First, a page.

Air Force aid helps family provide 'Hope for Max'

  • Published
  • By Staff Sgt. Daniel Bowles
  • Joint Base Charleston Public Affairs
During the Air Force Assistance Fund campaign, Airmen have the opportunity to give to four charities that help Airmen and their families. 

For one Joint Base Charleston Airman, the donations given by the Air Force family helped him care for his own family, specifically his son max, who was diagnosed with a rare, genetic neuromuscular disease.

Throughout his career, Capt. Aaron High, 15th Airlift Squadron deputy readiness flight commander, said he always enjoyed giving each year during the annual AFAF campaign because of his relationship with a fellow Airman earlier in his career who was able to fly home for a family emergency using the Air Force Aid Society.

In hindsight, he said he never thought he'd be on the receiving end, yet some years later he found himself seeking help during a difficult time.

The Air Force officer said he knew something wasn't right when activities began posing difficulty for his infant son Maximilian. What he and his wife Traci had yet to discover was that their son Max was suffering from spinal muscular atrophy.

"I remember noticing something wasn't right about the time Max turned three months old," Mrs. High said. "He didn't seem to be moving his legs as much anymore and would rarely reach up."

The difficulties faced with day-to-day care for their young son required Captain High and his wife to purchase a mobility chair for Max and a new modified van to accommodate it. The cost was considerable.

Knowing how Air Force Aid Society had helped his friend many years ago, Captain High had questions about what AFA could do for his family as well.

"I wasn't quite sure what to expect, but I'll tell you, from start to finish with them it was a very easy process," Captain High said. "They helped us out a significant amount."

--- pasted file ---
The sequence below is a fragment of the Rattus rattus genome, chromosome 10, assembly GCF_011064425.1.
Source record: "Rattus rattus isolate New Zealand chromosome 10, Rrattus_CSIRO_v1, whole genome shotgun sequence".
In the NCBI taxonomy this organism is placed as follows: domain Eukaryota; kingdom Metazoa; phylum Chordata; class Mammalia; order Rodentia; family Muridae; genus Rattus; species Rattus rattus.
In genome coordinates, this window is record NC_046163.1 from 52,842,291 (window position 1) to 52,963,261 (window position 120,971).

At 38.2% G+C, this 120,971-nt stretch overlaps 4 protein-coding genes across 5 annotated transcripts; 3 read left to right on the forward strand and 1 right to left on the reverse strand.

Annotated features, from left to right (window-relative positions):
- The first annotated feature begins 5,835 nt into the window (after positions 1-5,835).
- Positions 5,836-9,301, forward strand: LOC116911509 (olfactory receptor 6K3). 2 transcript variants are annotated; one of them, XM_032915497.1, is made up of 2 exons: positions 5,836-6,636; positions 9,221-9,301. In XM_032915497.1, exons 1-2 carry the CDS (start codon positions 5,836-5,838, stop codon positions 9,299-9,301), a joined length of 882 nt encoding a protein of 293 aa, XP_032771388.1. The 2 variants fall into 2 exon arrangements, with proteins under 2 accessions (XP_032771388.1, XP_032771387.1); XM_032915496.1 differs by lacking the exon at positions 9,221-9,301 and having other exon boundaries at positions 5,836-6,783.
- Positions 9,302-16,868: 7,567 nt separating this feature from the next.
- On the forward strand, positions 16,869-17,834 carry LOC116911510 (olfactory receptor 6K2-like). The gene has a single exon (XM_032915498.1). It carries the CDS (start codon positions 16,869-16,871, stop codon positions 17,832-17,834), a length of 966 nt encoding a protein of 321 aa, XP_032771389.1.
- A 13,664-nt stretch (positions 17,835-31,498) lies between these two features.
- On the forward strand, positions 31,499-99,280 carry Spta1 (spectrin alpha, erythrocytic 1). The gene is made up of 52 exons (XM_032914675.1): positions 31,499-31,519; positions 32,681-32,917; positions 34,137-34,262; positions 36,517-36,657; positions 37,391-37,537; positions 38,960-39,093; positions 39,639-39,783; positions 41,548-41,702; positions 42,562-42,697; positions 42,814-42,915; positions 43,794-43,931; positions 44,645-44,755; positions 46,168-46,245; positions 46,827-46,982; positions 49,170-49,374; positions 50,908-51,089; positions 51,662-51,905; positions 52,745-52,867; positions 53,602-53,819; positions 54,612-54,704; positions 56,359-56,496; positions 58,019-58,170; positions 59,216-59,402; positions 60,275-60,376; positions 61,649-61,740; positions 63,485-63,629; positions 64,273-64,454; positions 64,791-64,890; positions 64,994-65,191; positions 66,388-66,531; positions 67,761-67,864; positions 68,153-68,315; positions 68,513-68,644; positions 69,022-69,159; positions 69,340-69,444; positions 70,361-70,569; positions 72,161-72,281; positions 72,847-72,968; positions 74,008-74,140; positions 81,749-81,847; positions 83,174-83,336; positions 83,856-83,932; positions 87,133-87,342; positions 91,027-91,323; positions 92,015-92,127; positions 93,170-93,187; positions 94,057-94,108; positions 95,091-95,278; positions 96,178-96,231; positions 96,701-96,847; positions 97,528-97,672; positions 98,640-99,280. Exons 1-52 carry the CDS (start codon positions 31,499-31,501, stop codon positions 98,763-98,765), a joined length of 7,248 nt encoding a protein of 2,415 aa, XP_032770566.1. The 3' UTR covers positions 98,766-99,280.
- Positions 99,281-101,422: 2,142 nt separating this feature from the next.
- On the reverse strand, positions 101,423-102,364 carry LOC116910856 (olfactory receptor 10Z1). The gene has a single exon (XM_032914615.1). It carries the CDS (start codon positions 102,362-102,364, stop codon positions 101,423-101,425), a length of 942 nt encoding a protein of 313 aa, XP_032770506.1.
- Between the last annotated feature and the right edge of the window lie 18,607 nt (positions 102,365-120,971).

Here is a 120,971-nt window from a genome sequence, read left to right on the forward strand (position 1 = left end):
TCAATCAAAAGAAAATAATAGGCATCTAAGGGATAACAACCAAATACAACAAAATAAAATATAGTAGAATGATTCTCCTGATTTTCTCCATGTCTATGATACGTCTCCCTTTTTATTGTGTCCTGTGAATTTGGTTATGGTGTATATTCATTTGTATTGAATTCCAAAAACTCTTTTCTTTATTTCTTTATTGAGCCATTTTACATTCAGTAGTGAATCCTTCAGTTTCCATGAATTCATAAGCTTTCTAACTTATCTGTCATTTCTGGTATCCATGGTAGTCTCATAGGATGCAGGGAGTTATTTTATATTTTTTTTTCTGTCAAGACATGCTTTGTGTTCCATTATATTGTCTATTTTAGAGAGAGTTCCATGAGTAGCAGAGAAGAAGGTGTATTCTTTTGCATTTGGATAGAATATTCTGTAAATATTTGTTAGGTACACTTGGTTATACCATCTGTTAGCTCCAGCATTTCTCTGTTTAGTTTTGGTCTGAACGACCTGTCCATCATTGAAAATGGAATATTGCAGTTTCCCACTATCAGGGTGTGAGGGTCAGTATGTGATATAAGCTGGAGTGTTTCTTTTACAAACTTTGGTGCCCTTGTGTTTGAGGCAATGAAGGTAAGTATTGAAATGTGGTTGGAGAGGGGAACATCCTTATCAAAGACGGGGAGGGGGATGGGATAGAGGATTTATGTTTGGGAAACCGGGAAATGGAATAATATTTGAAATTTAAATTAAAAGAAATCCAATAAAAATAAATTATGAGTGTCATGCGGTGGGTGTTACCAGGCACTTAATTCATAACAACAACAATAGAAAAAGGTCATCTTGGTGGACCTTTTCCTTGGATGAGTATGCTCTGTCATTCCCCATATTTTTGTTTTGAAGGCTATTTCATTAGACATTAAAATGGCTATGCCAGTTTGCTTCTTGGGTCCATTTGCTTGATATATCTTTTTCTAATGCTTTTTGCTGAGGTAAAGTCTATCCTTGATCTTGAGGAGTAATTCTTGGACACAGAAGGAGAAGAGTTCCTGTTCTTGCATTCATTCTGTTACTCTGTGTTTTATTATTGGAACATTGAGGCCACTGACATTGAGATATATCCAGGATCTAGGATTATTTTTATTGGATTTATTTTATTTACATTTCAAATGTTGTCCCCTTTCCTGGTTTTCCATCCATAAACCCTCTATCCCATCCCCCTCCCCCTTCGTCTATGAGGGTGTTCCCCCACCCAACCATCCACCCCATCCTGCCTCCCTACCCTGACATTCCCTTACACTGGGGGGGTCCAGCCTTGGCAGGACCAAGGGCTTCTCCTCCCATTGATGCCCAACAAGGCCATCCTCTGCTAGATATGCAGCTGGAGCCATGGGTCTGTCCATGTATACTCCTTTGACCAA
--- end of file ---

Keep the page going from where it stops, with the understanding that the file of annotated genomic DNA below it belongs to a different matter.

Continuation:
With aid from the AFAS and several others supporting his family, Captain High was on track to acquiring the necessities for his son.

"There isn't a time that I don't get in that van and realize how lucky, how fortunate and how grateful we are," he said. "It wasn't a matter of if we would do it we had to do it."

Now, going on 4 years old, Max still struggles with SMA, a disease which afflicts approximately one in 6,000 children at birth and is similar in symptoms to amyotrophic lateral sclerosis, also known as Lou Gehrig's Disease.

Captain High said his son's diagnosis came as a surprise. How is it that he, his wife and both their families have no trace of this disease which suddenly appeared with Max?

As it turns out, the genetic disease appears with the presence of two recessive genes in an individual. In the case of Captain High and his wife, they had lived out their lives carrying one each and never knew it. When each of their genes paired in Max, the result was the occurrence of SMA. One in 40 individuals is a carrier of the recessive gene, Captain High said, and there is currently no cure.

In the past several years, Captain High's family has faced many challenges, he said. Besides being "frequent flyers" at the local hospital, the medical care Max requires at home is around the clock. Their steps are taken together, one day at a time.

"He's a heck of a fighter," Captain High said.  "He makes me very, very proud to go through what he's gone through. He's got a beautiful personality."

The AFAF campaign ends April 16.